Pongal Traditions: As Harvests Come to Life
Event Fashion: Before the New Year celebrations die down, South India gets ready for an even bigger festival- Pongal. As per the Hindu calendar, January 14, signifies the outset of the Sun’s northward movement. South Indians, and in particular Tamilians celebrate this day with great joy. The day is so auspicious that the whole of India celebrates it via different names. Pongal in the South becomes the North Indian Makar Sankranti. Punjabi’s call it Lori and the Assamese refer to it as Bihu. Many words for the same festival. Here’s a look at Pongal traditions that are upheld even to this day by millions of people.
Why Pongal is celebrated
Pongal occurs in Thai, which is a month which is part of the Tamil calendar. This harvest festival is the day on which farmers give back to Nature and thank her for her bounties. The name of the festival comes from a sweet dish made on the auspicious day. The festival is also known for a gift exchanging ceremony. Thus, the reason behind Pongal celebration.
Significance of Pongal
This harvest festival helps people usher in hope, joy and prosperity and is a celebration of goodness. Celebrated over the span of four days, Pongal brings out the best in people and personifies a valuable quality-kindness. Pongal traditions have withstood the test of time. Even though India has become urbanised, South Indians, still celebrate Pongal and follow Pongal traditions with great reverence. This is why Pongal is celebrated.
Bhogi (Day 1)
Cleaning the house you live in is an integral part of the festival. Hence, a day before Bhogi, family members gather and work together to rid their home of unnecessary trash. On this auspicious day, people get up early and take a good long bath. They then proceed to draw a ‘Kolam‘ outside their homes. Simultaneously, a bonfire is lit within the house, and the trash collected goes right into this fire. This signifies breaking out of old habits and creating fresh new ones. Worshiping Indra- The God of Rain, farming tools and anything that helps in agriculture is also an integral Pongal traditions.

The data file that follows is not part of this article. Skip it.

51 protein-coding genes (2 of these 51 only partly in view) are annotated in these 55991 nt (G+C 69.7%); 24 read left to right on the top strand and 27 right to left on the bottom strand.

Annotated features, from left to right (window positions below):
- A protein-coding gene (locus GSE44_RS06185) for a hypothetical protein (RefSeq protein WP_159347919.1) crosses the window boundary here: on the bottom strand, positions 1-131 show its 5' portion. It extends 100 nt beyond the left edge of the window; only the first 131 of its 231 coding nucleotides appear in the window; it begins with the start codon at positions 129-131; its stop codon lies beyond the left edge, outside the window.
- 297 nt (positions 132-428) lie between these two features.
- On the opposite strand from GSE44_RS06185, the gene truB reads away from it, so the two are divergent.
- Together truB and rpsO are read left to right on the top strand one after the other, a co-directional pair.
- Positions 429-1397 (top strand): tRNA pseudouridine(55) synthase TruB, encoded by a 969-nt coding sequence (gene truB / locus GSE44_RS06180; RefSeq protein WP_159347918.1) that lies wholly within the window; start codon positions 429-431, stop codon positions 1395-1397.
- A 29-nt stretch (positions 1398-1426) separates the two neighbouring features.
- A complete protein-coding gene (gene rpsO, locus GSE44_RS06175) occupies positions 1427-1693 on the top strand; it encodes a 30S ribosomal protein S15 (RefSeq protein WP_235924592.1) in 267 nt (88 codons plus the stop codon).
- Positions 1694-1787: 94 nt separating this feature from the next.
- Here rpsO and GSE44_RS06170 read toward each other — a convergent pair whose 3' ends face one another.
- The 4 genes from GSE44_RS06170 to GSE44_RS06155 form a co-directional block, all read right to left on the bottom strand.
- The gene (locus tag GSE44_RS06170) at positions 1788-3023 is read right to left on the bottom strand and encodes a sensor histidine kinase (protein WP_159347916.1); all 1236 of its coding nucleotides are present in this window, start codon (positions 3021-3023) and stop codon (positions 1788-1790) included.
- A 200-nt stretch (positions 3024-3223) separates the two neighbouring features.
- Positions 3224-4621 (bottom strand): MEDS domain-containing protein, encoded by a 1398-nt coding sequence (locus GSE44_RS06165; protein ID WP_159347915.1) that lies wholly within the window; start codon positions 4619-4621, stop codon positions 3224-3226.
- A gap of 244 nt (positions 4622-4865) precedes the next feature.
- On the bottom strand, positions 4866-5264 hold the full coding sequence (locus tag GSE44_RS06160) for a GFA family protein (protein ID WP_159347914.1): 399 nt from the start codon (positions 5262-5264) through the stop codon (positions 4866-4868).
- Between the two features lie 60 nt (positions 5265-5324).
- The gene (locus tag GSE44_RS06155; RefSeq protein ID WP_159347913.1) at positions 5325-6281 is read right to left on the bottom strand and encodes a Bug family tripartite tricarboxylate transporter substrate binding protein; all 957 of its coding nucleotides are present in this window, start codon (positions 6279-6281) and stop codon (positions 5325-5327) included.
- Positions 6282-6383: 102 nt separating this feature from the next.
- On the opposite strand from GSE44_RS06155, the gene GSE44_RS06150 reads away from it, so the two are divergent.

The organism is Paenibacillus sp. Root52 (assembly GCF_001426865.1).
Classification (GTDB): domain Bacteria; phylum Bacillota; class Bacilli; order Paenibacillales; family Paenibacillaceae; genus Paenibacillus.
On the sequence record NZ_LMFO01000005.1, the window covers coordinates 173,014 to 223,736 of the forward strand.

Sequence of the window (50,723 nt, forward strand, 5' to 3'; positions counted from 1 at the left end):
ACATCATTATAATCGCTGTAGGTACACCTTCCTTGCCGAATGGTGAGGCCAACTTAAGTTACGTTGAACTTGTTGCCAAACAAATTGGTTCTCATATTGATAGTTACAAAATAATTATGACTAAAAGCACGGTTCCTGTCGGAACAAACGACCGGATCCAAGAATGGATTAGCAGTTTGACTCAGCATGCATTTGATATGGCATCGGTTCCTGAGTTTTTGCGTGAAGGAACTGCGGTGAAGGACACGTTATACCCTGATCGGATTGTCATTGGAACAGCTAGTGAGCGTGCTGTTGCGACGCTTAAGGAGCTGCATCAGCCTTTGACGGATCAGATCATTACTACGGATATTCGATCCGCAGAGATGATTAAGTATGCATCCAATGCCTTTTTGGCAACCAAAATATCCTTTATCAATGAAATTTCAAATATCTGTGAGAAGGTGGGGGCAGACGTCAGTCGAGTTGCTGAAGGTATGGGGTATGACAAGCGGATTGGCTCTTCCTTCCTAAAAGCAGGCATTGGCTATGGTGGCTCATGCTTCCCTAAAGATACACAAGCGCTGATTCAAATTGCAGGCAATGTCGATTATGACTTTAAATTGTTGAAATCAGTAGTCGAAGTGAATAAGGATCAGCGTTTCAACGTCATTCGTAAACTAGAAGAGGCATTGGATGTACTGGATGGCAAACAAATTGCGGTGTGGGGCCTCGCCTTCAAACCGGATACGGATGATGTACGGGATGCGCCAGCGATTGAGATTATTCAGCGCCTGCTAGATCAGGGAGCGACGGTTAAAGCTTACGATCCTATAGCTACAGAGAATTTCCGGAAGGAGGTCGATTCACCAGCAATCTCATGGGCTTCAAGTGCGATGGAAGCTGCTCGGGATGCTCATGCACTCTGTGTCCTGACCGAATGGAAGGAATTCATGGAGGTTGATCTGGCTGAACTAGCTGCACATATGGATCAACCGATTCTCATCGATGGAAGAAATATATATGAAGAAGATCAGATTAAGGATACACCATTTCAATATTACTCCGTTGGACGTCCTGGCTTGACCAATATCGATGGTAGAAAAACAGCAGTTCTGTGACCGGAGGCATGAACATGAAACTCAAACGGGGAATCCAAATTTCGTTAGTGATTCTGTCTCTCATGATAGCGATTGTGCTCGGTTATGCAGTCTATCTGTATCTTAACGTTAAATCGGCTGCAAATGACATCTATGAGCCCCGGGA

Surya Pongal (Day 2)
Take a bath early in the morning, and then proceed to worship Surya on this day. Pongal traditions for this day includes preparing a milk and jaggery porridge in a clay or earthen pot. The porridge rises and flows out of the pot, symbolising prosperity and abundance. Family members gather around the pan and exclaim “Pongalo, Pongal” while this happens. Surya Dev gets first preference for the sweet, following which the family consumes it.
Mattu Pongal (Day 3)
Pongal traditions associated with worshipping farm animals occur on Mattu Pongal. Washing of the animals, decoration of their horns and hooves, showering of garlands are all traditions that constitute this auspicious day. The tying of special threads around the animal’s neck, to ward off evil spirits also happens on this day. The preparation of Sakkarai Pongal is also an integral part of this day. Cows are the first ones to taste the dish, following which, it is eaten by the rest.
Kaanum Pongal (Day 4)
This day contains several distinctive Pongal traditions and is a cultural phenomenon more than a religious festival. Kaanum translates to, ‘to see’ in Tamil and symbolises festivity and pomp. Family members wear their Sunday best and head out into town to make visits and socialise. The ritual is to provide people with a nice break from their usually busy and hectic lives.
How you can absorb Pongal Traditions
Pongal need not be confined to Tamil Nadu because quite frankly we all have things to be thankful for. Hence, do the following and be a part of this harvest festival.
- Look up Kolam designs online if you aren’t able to come up with your own patterns.
- Create two Kolams; one outside your home and one within the Puja room.
- Exchange gifts like Pongal Padi and Parisu with the labourers who come to help you at home.
- Donate clothes and other materials you have discarded before Pongal. This can also serve as a cleansing ritual and helps you save space at home.
- Include the entire family in the pre-Pongal household cleaning, and make sure you explain to the kids, why this is important.
- Try to include children even in making the Pongal rice as this will teach them a great deal about our traditions.